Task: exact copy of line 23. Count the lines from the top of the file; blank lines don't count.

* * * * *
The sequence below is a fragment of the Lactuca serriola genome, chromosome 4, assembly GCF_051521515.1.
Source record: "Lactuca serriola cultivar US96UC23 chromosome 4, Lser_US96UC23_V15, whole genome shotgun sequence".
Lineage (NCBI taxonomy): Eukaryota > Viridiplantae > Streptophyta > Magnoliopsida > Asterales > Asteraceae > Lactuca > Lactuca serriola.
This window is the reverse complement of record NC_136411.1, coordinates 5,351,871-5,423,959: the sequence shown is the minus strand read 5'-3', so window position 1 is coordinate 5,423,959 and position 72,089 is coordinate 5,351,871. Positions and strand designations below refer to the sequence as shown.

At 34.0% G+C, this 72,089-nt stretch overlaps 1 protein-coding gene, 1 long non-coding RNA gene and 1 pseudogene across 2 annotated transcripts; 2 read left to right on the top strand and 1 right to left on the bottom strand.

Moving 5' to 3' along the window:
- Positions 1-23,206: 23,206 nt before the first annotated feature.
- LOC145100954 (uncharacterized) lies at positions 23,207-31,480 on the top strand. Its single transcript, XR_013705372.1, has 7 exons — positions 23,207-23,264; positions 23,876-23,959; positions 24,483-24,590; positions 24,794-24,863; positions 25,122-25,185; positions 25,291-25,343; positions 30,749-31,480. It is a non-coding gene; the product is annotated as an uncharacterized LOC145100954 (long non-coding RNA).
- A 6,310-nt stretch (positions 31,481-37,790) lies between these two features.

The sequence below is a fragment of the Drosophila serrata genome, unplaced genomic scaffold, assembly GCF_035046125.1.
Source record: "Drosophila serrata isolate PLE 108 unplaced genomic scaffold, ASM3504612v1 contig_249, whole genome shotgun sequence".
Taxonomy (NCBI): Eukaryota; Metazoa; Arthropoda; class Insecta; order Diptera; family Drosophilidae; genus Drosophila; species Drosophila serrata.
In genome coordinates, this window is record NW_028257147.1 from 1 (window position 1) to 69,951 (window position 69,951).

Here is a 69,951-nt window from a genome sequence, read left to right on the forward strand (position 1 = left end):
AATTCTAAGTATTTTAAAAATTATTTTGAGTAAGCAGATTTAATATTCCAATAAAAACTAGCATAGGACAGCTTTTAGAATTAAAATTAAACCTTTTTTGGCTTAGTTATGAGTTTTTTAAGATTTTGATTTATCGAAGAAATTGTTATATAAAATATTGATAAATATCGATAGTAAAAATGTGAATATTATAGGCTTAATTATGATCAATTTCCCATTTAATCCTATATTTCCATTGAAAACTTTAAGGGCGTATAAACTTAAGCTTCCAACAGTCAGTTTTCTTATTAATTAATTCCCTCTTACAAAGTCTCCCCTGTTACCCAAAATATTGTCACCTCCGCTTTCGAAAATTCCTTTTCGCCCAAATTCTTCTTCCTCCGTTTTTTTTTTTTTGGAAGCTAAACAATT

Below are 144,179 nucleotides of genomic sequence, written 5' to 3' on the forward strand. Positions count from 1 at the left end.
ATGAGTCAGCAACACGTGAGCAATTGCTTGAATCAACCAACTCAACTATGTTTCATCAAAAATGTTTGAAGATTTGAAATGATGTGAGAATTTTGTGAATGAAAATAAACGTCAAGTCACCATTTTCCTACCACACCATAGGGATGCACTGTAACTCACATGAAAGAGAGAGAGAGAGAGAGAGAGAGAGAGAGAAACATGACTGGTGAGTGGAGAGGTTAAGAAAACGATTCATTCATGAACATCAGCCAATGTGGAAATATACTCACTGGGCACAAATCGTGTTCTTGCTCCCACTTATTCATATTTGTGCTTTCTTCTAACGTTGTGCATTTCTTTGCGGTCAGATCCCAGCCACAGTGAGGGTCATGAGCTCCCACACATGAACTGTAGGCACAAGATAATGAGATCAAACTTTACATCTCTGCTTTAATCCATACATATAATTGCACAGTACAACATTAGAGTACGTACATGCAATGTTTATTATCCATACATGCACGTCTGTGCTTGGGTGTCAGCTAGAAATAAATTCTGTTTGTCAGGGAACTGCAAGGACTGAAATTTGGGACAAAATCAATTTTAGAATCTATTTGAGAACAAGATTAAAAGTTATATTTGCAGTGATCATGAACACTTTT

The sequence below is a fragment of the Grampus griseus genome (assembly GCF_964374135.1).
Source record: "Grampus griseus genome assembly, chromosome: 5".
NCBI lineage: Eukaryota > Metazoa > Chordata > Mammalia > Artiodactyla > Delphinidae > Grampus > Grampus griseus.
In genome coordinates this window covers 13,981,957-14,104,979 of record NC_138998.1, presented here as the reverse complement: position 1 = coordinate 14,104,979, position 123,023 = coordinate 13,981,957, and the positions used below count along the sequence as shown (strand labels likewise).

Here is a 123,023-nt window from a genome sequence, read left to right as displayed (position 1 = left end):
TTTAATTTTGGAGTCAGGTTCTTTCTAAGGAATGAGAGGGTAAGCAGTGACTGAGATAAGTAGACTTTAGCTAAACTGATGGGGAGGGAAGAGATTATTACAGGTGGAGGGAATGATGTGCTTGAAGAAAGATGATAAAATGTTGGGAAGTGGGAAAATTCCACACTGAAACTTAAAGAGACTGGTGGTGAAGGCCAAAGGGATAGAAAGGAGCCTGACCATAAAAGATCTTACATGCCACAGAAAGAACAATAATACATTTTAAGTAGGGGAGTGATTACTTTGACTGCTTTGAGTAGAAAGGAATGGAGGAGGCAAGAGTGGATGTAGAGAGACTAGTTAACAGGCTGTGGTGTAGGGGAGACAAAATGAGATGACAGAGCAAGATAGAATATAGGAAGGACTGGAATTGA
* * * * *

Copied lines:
TTTAATTTTGGAGTCAGGTTCTTTCTAAGGAATGAGAGGGTAAGCAGTGACTGAGATAAGTAGACTTTAGCTAAACTGATGGGGAGGGAAGAGATTATTACAGGTGGAGGGAATGATGTGCTTGAAGAAAGATGATAAAATGTTGGGAAGTGGGAAAATTCCACACTGAAACTTAAAGAGACTGGTGGTGAAGGCCAAAGGGATAGAAAGGAGCCTGACCATAAAAGATCTTACATGCCACAGAAAGAACAATAATACATTTTAAGTAGGGGAGTGATTACTTTGACTGCTTTGAGTAGAAAGGAATGGAGGAGGCAAGAGTGGATGTAGAGAGACTAGTTAACAGGCTGTGGTGTAGGGGAGACAAAATGAGATGACAGAGCAAGATAGAATATAGGAAGGACTGGAATTGA